The boss of Rio Tinto, Jean-Sébastien Jacques, will step down following criticism of the mining giant’s destruction of sacred Aboriginal sites.
In May, the world’s biggest iron ore miner destroyed two ancient caves in Pilbara, Western Australia.
The company went ahead with blowing up the Juukan Gorge rock shelters despite the opposition of Aboriginal traditional owners.
It sparked widespread condemnation from shareholders and the public.
On Friday, the company said in a statement: “Significant stakeholders have expressed concerns about executive accountability for the failings identified.”
The board said Mr Jacques would remain as the chief executive until March or until a successor was appointed.
Other senior executives, including the heads of the miner’s iron ore and corporate relations divisions, will also leave the company at the end of the year.
The caves – seen as one of Australia’s most significant archaeological research sites – had shown evidence of continuous human habitation dating back 46,000 years.
They sat above about eight million tonnes of high-grade iron ore, with an estimated value of £75m (A$132m; $96m).
Australia’s parliament is currently holding an inquiry into the miner’s actions.
Rio Tinto also held its own inquiry earlier this year, after which the company cut bonuses for directors and began attempts at repairing relations with Aboriginal communities.
“What happened at Juukan was wrong and we are determined to ensure that the destruction of a heritage site of such exceptional archaeological and cultural significance never occurs again at a Rio Tinto operation,” said chairman Simon Thompson.
Artefacts found at the caves include a 28,000-year-old animal bone tool and a 4,000-year-old belt made of plaited human hair. DNA testing had directly linked it to the Puutu Kunti Kurrama and Pinikura (PKKP) people – the traditional owners of the land.After the caves were destroyed, a PKKP representative, John Ashburton, said losing the site was a “devastating blow”.
“There are less than a handful of known Aboriginal sites in Australia that are as old as this one… Its importance cannot be underestimated,” he said.
Last week it was revealed that in the days running up to the caves’ destruction in May, Rio Tinto hired lawyers in case opponents tried to seek injunctions to stop them.
Although the company said it had permission for the work under Aboriginal heritage laws, critics said it suggested the miner was aware of the site’s cultural importance.In June, rival miner BHP also halted its plans to expand its mine in the Pilbara region in June following the outcry over Rio’s actions.
Last month, Rio Tinto said it had cut Mr Jacques’ bonus by £2.7m. It also said Chris Salisbury, chief executive of iron ore, and Simone Niven, group executive of corporate relations, would lose more than half a million pounds each.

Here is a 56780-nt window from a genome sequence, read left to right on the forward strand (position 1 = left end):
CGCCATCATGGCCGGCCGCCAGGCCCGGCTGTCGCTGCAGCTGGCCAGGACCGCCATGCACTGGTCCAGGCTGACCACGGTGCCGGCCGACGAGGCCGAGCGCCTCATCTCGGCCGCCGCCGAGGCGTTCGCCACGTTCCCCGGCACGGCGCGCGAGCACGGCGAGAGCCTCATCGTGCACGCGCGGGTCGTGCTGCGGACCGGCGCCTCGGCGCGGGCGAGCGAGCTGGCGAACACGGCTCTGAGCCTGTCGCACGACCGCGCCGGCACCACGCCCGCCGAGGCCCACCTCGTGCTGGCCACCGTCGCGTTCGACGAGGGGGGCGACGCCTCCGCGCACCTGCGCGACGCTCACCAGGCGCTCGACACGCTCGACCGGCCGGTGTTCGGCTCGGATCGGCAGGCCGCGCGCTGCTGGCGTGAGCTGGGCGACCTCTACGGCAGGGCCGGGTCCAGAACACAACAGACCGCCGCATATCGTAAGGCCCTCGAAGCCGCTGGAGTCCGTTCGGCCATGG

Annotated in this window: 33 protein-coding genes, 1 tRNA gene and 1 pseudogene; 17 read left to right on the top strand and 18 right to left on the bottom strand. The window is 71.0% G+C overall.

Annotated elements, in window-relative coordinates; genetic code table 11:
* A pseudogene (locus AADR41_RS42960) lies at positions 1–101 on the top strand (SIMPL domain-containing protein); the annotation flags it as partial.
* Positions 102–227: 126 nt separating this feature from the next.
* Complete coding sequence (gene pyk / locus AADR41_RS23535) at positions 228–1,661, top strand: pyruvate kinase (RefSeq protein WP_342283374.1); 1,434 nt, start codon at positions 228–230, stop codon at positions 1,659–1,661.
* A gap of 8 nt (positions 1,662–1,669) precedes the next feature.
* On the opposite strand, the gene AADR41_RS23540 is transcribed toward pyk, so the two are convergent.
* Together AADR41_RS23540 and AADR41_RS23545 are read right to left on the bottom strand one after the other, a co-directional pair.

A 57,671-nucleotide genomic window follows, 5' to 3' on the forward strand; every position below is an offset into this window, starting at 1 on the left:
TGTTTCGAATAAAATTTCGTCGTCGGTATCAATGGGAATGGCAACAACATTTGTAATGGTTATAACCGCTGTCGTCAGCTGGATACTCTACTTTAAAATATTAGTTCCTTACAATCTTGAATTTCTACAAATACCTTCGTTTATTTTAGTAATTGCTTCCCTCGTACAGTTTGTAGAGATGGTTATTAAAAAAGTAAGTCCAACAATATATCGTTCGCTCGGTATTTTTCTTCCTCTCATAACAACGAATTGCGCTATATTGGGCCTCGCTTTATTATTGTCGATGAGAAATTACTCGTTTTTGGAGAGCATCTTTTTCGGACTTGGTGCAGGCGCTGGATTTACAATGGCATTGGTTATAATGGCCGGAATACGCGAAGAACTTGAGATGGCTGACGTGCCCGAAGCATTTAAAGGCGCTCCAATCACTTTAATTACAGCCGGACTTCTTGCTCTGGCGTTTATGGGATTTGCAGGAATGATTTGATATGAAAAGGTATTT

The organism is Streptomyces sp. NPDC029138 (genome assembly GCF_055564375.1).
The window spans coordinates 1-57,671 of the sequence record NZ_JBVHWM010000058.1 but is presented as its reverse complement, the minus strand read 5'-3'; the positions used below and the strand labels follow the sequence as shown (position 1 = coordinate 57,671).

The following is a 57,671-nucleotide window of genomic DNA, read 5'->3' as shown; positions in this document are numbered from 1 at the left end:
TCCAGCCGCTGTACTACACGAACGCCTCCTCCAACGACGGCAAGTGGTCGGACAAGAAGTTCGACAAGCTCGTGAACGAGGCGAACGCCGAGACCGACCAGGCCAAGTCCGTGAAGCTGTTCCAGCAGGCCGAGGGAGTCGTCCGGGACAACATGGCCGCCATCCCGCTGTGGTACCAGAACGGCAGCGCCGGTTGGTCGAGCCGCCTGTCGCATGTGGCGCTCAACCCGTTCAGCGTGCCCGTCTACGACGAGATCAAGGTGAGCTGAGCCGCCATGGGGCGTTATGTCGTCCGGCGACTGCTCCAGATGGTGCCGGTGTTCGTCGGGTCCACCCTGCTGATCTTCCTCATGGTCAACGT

But Tom Stevenson, investment director at Fidelity International, said Rio Tinto’s actions had been “slow and misguided”.”It was slow because when it knew the significance of those sites it could have reversed its position and it didn’t,” he said.
“And it is misguided because when it cut bonuses recently it effectively put a price on something which is basically priceless and I think that that was tin-eared really. I’m not surprised that we’ve moved onto this stage where the chief executive felt that he had to go.”
The cultural value of the Juukan Gorge shelters is huge and so is the loss.
This decision to let the CEO go could be seen as a vindication after months of ongoing pressure from traditional landowners, other Aboriginal groups and shareholders who refused to stand for the destruction of one of Australia’s most important archaeological sites.
The scandal also highlights the great imbalance of power between Australia’s influential mining industry and traditional landowners; and what the government’s responsibility should be to ensure the protection of historical and ancestral sites.
Last month Mr Jacques and two senior executives were stripped of their multimillion-dollar bonuses for 2020.
The move seemed to have backfired. Many saw cutting the pay of already very high-earning executives as showing a clear lack of touch, and nowhere near a satisfactory retribution for those responsible for overseeing community relations.
Rio Tinto chairman Simon Thompson said that the mining giant was determined to regain the trust of the Puutu Kunti Kurrama and Pinikura people and other traditional owners.
But given how they’ve handled this scandal, it’s hard to see that happening any time soon.